After slowing in 2016, the US economy's growth once again topped the 2% mark in 2017 (+2.3%*), benefiting from greater political stability and the gradual recovery in oil prices.

After the shock provoked by the pro-Brexit vote in 2016, the Eurozone grew at a rate of +2.4%*, its highest in the last 10 years and well up from +1.7% in 2016, while in Britain the uncertainty surrounding the post-Brexit negotiations triggered a mild dip in growth from +1.9%* in 2016 to +1.7% in 2017. Within the Eurozone, all the major economies reported a marked improvement, with Germany going from +1.9%* to +2.5%*, France from +1.2%* to +1.8% and Italy, which made the biggest progress, from +0.9%* in 2016 to +1.6%* in 2017. Lastly, in Spain growth eased from +3.3%* in 2016 to +3.1%* in 2017, mainly due to growing political uncertainty in the second half of the year.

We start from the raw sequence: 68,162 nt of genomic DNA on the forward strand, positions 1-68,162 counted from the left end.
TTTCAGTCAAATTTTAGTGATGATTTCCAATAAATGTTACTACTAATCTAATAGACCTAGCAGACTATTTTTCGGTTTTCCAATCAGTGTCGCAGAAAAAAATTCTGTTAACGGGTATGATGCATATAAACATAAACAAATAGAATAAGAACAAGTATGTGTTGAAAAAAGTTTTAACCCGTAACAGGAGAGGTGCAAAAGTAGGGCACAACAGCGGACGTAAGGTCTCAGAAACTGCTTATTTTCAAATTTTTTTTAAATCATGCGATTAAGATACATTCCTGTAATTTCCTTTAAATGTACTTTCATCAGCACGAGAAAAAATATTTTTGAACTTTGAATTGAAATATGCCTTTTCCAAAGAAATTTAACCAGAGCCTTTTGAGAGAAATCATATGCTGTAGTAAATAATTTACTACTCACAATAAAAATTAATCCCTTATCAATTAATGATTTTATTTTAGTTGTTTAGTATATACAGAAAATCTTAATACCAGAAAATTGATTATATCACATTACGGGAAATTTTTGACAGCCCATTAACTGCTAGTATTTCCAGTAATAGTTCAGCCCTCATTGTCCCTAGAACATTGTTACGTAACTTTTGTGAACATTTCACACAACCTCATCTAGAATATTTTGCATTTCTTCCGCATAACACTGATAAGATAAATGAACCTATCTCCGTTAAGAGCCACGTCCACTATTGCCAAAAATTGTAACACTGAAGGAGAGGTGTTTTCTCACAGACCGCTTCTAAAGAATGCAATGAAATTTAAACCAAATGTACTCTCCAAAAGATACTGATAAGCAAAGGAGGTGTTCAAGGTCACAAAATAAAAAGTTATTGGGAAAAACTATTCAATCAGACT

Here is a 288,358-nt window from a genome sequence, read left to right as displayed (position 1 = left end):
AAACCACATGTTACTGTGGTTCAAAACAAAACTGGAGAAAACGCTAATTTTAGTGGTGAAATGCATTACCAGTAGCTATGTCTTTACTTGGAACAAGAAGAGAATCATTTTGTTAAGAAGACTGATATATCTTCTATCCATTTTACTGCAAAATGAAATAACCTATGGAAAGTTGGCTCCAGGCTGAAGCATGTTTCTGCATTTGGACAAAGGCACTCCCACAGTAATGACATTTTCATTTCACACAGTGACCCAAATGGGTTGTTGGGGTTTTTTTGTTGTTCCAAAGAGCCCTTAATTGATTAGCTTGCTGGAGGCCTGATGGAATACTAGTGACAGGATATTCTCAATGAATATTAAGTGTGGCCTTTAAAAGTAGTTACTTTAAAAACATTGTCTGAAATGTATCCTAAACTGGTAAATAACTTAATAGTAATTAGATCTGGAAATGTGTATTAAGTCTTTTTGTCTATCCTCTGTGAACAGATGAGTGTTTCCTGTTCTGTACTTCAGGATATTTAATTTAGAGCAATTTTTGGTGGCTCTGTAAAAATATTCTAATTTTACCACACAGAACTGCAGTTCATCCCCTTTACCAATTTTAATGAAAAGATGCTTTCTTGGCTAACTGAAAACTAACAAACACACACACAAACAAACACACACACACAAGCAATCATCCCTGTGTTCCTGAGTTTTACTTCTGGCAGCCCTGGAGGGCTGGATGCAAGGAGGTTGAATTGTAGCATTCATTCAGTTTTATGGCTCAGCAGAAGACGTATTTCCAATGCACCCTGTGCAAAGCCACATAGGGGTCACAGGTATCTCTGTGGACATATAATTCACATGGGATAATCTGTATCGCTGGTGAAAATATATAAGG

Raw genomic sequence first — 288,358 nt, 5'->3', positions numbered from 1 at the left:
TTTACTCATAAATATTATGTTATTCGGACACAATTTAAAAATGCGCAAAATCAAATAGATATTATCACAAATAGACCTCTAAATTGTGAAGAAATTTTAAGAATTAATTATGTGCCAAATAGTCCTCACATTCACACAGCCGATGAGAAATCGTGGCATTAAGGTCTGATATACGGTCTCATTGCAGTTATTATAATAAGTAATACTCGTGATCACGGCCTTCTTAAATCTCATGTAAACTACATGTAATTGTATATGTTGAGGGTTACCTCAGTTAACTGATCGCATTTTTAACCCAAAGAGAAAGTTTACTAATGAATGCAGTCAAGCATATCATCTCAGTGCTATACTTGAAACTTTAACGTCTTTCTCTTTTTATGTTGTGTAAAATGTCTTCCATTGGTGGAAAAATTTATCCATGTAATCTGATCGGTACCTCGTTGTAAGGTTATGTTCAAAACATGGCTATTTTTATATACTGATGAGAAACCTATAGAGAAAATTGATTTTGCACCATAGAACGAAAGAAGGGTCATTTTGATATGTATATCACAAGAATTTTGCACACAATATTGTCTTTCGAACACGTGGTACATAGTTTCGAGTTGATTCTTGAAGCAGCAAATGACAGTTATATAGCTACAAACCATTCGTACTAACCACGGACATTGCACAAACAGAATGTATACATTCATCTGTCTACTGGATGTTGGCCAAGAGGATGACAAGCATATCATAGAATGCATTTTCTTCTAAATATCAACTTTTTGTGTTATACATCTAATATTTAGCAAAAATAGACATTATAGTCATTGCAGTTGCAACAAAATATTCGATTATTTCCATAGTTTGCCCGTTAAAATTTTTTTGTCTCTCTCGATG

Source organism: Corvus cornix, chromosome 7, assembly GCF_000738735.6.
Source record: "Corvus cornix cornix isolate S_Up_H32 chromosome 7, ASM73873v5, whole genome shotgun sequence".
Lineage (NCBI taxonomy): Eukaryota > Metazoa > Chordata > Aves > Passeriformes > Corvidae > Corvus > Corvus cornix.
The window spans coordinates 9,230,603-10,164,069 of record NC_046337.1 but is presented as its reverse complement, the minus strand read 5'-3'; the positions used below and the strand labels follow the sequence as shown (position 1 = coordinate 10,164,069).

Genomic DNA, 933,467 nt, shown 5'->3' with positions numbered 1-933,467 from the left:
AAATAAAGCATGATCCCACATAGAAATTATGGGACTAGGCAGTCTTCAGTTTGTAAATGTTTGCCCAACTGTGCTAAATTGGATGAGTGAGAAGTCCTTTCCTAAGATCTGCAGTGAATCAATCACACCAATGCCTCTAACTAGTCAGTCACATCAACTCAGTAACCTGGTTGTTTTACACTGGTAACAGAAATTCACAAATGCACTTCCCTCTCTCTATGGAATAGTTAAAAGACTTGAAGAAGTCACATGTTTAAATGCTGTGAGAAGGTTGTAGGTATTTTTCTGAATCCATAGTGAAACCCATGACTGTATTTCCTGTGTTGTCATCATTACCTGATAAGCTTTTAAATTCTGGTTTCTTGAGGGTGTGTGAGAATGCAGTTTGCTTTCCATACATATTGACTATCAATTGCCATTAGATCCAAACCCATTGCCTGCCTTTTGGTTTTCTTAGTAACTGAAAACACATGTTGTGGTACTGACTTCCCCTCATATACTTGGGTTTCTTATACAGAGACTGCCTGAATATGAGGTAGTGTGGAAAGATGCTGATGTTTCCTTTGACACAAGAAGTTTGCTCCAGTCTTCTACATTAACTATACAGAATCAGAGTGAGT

Chinese economic growth once again exceeded the average for other emerging countries, going from +6.7%* in 2016 to 6.8%* in 2017, even beating the government target of +6.5%, thanks to the government's introduction in 2016 of a series of important measures to support infrastructure investment, carried over into 2017. India reported growth of +6.7%* in 2017, slightly down from +7.1%* the year before, confirming itself as one of the main drivers of growth in the region, along with China.